I’m entering the gallery. The objects I see and their arrangement resembles the interior of the living space. I’ll slow down but I’ll squint my eyes and try to look at everything with my third eye. I find myself entering only recently abandoned Sabbath. Glowing coals are still on the ground, smoke is still rising from the hot ash. The objects of clay pop up like the chalices from which the magic drink was drunk. From the walls, I am attracted by fanciful figures that are not human, nor animal or plant, but all together. The ubiquitous archaic symbol is dominated by the protective signs hung at the entrance to the ritual. From the place where the fire burned, a girl’s face suddenly looks at me …

I open my eyes, going back to “reality”. Yes, maybe my idea was a bit exaggerated. And anyway – why again articulate the magical aspect in works by Anežky Hošková and Nik Timková? The actual form and visual-haptic quality of the present works encourage analysis and concentration. The combination of materials and art techniques elegantly united by earthy colour, can oppress (!) our view and make us purely aesthetic contemplation. By rationality and suspicion of the “non-scientific” trained mind of the modern European, has often the tendency to interpret pre-eminent themes as a simple semantic ornament that is attractive but ordinary in its inability to offer us insight into the “real” life and practical issues we face every day. Only dreamers and strangers can take it seriously.

Referring to magic, mysticism, and witchcraft can be reverse, irrational, unproductive. The mainstream culture is constantly commodifying and weakening the character of a witch, whether by infantilising it (eg in series and comics for teenagers or in the infamous cosmetic package “Starter Witch Kit” by Sephora) or by demonising and referring to the sphere of fantasy and horror. However, as Silvia Federici instructed us with her impressive interpretation in Caliban and the Witch, and as other examples from feminist theory or art or activism show us, the rehabilitation of a witch figure from a historical perspective and the re-evaluation of the duality of rational and magical thinking can now have a significant socio-emancipatory impact.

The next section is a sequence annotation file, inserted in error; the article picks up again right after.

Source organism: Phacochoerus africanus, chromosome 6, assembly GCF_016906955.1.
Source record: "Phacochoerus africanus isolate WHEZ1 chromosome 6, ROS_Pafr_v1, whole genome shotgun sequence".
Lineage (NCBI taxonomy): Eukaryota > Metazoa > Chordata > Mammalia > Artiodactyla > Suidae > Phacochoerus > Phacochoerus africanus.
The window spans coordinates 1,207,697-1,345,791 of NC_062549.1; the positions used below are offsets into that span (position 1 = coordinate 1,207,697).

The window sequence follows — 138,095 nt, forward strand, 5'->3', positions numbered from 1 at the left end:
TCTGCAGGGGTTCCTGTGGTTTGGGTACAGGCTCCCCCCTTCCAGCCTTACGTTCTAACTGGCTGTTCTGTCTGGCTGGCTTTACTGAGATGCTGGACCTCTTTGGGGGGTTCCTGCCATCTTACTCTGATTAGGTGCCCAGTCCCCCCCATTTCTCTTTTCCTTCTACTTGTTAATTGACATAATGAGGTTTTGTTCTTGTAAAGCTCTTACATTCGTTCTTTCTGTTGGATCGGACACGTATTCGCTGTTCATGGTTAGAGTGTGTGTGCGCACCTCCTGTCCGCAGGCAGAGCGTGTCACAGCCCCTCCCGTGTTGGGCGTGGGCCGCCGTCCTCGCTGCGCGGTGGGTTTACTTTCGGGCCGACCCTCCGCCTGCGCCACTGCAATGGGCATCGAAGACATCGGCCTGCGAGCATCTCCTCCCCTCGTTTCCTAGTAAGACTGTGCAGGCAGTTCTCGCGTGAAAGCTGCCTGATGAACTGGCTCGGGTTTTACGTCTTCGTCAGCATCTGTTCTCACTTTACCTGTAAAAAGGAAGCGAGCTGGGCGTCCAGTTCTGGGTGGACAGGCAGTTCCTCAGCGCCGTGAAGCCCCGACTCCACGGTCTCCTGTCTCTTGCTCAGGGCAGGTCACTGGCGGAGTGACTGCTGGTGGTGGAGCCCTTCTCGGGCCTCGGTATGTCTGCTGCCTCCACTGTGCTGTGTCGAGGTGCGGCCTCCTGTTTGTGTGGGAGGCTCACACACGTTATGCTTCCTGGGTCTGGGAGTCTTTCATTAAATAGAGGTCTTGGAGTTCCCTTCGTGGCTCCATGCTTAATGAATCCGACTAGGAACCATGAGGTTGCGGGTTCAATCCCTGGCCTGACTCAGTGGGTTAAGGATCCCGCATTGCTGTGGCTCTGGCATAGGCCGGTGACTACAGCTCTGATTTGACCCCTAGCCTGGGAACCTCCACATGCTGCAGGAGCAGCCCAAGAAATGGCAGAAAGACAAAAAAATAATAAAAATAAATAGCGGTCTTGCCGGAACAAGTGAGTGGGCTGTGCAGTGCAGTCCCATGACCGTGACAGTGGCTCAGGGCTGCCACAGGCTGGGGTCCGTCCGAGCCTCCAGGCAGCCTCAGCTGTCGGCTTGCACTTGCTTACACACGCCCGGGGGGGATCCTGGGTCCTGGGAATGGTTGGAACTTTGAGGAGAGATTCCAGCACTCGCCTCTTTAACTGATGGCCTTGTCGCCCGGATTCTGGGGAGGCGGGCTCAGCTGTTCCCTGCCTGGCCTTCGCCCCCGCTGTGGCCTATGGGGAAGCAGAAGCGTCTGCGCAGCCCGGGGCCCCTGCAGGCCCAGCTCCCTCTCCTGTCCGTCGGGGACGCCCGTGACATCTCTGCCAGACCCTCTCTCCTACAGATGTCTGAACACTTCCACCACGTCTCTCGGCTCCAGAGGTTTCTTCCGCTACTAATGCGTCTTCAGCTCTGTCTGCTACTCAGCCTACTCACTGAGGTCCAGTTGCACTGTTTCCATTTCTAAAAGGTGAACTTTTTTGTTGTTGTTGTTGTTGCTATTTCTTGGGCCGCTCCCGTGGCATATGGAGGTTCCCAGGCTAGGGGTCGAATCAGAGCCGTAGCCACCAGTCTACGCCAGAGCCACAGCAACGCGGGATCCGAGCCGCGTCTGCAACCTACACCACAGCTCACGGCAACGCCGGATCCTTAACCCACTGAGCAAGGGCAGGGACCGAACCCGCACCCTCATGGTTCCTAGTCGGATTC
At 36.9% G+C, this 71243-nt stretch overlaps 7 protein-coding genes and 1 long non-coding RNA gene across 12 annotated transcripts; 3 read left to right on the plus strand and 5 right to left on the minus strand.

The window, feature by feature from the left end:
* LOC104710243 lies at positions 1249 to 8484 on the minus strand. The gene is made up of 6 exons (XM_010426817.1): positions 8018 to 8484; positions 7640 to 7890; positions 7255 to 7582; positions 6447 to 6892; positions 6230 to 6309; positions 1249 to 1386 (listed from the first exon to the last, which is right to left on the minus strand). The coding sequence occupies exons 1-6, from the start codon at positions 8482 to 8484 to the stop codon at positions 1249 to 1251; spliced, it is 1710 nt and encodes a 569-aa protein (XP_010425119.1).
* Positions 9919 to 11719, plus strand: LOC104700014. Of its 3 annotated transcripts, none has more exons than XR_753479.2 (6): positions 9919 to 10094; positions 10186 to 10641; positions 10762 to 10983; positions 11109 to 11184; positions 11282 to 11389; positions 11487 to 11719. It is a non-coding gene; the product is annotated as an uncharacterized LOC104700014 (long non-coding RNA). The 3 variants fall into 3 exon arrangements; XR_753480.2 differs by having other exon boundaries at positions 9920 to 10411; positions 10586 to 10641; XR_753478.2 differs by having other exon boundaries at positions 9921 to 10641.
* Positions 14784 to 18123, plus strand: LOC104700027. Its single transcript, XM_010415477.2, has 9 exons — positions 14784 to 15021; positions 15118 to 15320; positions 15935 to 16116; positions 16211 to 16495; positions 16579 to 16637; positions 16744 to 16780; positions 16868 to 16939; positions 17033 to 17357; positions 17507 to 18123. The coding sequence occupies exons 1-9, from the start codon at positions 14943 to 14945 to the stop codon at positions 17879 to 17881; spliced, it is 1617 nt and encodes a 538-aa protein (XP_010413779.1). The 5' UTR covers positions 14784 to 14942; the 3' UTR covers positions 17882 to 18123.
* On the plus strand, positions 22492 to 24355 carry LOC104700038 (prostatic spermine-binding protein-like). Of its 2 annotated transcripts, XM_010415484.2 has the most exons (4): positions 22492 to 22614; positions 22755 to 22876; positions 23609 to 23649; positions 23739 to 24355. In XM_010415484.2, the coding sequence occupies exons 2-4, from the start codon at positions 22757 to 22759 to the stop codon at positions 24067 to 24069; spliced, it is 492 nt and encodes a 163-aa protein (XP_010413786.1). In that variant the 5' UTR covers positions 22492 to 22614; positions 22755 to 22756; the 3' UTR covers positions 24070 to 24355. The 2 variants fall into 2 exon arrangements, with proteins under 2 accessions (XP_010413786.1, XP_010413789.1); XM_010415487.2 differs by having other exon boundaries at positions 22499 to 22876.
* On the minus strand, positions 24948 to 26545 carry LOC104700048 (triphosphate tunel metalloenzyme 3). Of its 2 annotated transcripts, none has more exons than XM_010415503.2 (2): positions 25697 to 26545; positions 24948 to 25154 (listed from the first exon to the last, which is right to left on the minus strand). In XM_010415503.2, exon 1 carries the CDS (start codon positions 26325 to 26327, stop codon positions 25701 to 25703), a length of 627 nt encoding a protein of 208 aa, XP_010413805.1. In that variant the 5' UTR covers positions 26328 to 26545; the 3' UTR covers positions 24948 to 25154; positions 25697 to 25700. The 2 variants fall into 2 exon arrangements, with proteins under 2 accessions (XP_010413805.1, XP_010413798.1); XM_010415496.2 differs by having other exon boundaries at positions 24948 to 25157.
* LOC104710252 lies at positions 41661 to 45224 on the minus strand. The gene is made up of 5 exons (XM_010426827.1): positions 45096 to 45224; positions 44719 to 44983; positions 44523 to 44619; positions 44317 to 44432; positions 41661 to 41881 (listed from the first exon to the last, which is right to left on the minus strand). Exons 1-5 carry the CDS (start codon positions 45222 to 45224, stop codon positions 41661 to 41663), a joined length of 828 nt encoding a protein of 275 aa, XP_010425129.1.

Was there any magic ritual in the gallery during the exhibition preparation? Yes, and no, but literal is not essential. Anežka Hošková and Nik Timková generally confront us with their work with the representation of these topics, taken with utmost seriousness, creating a space for reflection on the social ties and hierarchy in which we live.

I close my eyes again. The girl’s face looks at me from the ashes and reminds me that real people, especially real women, were burned at the border. It reminds me of a history of oppression that persists in many forms. She invites me to become a scholar of this “ashes school”, she has been guided by her mind and heart, rising up like a phoenix to a new life!

Anežka Hošková (1982, Czech Republic) is a graduate of the Intermedia Studio (Doc.Václav Stratil) at the Faculty of Fine Arts of the Brno University of Technology. Creates drawings, paintings, collages, objects and performative installations. She is a member of the A.M.180 Collective, which has been running the A.M.180 Gallery in Prague since 2003 and also co-organises the annual contemporary alternative music festival Creepy Teepee in Kutná Hora. Anežka regularly exhibits at individual and group exhibitions in the Czech Republic and abroad.

Nik Timková (1986, Slovakia) studied at Central Saint Martins in London and graduated from the Royal Institute of Art in Stockholm. In 2017 she was one of the winners of the Oskar Čepan Award. Its multimedia work is characterised mainly by spatial installations using ready-made or graphic design and textile elements. Like Anežka Hošková, she is a member of the A.M.180 team and co-organiser of Creepy Teepee. Nik regularly exhibits at individual and group exhibitions in Slovakia, the Czech Republic and other countries, especially in Scandinavia. At present, she also works as an assistant in the Studio of Painting III. at the Academy of Fine Arts in Prague.